For many decades heart disease has been the leading cause of death in the United States. Heart disease is preventable and, for that matter, reversible. It takes commitment to understanding what causes heart disease and the commitment to changing to a new life style. Some old school thoughts are, for example, in the 1970 normal cholesterol was thought to be less than 300. 21st century normal cholesterol has been set at under 200. On-going studies show optimal cholesterol is now less than 150. Other old school thoughts: most physicians look at the basic lipid profile consisting of cholesterol, LDL, HDL & Triglycerides using these to determine a person’s risk for cardiac event or heart disease. Unfortunately this is not enough, these are just what appear on the surface. Much like an iceberg sitting on the water, we see what is on the surface, missing the rest of the danger that is hidden and lurking underneath. Today’s new thought is by using advanced testing we can know a person’s true total cholesterol. Understanding Non-HDL, HDL-C, HDL-P, HDL2, LDL-C, LDL-P, Lp(a), cholesterol, and particles can lead to early detection and decrease the risk factors while improving cardiac health.
National Cholesterol Guidelines (National Cholesterol Education Program)
|Total Cholesterol – Primary Target of Therapy|
|LDL Cholesterol – Primary Target of Therapy|
|100-129||Near Optimal/Above Optimal|
|HDL Cholesterol – Primary Target of Therapy|
The thought that fat and cholesterol cause heart disease has been accepted for many decades in spite of all the indications to the contrary. Many physicians over the years have not agreed with this theory. We now know cholesterol plays a small roll and is a poor indicator or predictor of heart disease. We now know half the people with heart disease have normal cholesterol, while half the people with elevated cholesterol have healthy hearts. Therefore, lowering cholesterol has limited benefits and is a minor player in the cascade of inflammation which is a cause heart disease.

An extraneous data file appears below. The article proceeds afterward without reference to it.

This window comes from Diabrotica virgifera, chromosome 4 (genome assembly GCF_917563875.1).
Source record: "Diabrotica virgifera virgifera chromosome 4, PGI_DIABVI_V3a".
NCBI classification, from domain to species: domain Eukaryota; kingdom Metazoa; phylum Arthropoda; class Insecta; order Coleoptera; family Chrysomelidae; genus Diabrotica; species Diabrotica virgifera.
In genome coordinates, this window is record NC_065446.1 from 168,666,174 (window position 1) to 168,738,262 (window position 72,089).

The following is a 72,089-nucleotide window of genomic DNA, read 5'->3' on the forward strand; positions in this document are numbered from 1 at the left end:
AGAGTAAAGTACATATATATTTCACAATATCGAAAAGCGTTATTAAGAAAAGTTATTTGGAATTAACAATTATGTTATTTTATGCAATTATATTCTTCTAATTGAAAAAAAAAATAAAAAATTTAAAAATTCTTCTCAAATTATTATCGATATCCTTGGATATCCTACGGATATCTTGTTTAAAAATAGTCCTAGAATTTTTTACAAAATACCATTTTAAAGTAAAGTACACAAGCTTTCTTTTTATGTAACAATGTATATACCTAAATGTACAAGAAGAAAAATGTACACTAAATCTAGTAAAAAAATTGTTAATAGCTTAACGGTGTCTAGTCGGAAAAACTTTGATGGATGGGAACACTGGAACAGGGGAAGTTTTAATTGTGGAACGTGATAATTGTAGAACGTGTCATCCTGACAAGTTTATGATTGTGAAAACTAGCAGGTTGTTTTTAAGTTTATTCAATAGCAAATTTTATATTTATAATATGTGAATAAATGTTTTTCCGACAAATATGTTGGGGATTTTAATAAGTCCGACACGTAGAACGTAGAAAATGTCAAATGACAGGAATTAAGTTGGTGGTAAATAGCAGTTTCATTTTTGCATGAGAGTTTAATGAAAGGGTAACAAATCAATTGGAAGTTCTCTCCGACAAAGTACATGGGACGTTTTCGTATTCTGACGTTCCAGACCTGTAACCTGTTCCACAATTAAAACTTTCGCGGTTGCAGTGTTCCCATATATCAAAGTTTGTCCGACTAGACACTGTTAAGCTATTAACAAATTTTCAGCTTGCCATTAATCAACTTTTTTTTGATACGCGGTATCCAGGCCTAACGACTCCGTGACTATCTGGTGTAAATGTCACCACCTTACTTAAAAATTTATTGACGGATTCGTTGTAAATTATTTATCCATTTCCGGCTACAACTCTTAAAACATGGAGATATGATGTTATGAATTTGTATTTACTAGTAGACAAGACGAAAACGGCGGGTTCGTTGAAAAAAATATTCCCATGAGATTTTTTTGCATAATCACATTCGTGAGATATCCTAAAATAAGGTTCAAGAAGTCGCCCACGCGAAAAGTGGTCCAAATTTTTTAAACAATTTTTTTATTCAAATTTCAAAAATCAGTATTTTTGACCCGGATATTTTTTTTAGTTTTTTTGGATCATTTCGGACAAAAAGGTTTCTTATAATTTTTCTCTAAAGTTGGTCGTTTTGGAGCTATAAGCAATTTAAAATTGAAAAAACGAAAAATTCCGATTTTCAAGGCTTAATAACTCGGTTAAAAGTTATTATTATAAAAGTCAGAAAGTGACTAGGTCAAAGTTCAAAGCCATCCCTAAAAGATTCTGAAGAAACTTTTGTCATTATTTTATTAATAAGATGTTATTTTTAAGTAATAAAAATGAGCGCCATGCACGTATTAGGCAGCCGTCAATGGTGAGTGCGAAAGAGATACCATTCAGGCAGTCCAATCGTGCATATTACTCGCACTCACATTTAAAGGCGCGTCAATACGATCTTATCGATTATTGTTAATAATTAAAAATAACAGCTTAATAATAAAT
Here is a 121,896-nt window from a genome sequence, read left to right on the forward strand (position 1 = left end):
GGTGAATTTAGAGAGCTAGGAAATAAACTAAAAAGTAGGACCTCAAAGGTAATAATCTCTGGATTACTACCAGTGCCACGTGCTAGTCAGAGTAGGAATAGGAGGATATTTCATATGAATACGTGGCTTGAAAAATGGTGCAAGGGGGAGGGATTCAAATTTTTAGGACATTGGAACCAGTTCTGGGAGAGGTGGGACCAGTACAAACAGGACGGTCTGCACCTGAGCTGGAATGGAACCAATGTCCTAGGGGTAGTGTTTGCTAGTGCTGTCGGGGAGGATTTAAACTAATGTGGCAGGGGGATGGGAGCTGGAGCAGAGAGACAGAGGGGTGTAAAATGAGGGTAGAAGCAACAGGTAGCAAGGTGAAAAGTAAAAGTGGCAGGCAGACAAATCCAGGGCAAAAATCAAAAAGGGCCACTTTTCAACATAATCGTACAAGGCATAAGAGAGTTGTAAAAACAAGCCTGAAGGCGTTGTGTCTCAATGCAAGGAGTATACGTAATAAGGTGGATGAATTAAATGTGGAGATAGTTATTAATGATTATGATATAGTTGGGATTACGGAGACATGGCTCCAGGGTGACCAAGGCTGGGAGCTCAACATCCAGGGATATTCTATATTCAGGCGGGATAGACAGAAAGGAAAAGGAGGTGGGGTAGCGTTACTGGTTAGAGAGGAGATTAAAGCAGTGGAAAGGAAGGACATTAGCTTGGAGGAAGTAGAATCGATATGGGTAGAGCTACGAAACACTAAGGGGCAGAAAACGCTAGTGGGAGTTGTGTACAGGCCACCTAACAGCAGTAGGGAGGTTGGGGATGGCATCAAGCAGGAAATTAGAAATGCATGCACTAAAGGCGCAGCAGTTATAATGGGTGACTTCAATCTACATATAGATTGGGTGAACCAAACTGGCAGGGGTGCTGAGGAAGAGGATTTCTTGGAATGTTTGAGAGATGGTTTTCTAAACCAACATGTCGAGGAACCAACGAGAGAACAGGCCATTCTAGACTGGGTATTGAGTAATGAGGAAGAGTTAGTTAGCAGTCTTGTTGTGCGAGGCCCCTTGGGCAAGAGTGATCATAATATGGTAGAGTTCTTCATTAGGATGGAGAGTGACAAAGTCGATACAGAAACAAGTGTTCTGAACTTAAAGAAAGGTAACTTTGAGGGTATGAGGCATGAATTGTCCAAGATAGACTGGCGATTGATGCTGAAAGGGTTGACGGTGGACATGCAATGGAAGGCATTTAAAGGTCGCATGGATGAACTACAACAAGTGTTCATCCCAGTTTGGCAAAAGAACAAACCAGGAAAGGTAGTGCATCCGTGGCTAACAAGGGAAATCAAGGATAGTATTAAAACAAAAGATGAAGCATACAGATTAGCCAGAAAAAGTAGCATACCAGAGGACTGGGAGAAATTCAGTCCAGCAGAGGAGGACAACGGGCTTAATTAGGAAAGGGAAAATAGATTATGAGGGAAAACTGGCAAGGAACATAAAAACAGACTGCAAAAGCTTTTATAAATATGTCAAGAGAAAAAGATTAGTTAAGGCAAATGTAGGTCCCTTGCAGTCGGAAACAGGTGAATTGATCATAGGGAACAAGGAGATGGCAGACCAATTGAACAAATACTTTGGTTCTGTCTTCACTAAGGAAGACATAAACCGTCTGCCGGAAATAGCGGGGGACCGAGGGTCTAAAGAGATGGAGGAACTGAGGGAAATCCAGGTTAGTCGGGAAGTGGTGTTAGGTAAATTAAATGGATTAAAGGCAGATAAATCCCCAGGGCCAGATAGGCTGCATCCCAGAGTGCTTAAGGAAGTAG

Cholesterol does however have some important roles, it is the basic raw material used for sex hormones such as testosterone, estrogens,progesterone and also Vitamin D and bile acids for digestion.
The combination of good cholesterol (HDL-C), bad cholesterol (LDL-C) and ugly cholesterol (Triglycerides) in your blood, at the time of testing, divided by five.
The most common cause for elevated cholesterol is a combination of sugar, starch & saturated fat. Total Cholesterol elevated when bad or good cholesterol goes up. Reference for normal is under 200, Ideal goal is 150.
Low-Density Lipoprotein Cholesterol (LDL-C)
LDL-C is known as the “Bad or Lousy cholesterol”. LDL-C causes chaos in the arteries by building up plaque. A diet high in saturated transfat, sedentary life, and being overweight are known indicators in elevating the LDL-C. Elevated LDL-C can increase a person’s risk of developing heart disease and having a stroke.
80% of cholesterol is not absorbed and does not increase LDL-C levels. Diets high in saturated fat will cause an increase in the LDL cholesterol. Sugar and starch will elevate the small LDL-C.
Traditional treatment for elevated LDL-C is, to treat with statins such as Zocor®, Lipitor®, Cresto®, Privistatin® and more. To date there is no data to show that statins significantly impact longevity. Reference for normal LDL Cholesterol is <100, ideal goal is 70.
High-Density Lipoprotein Cholesterol (HDL-C)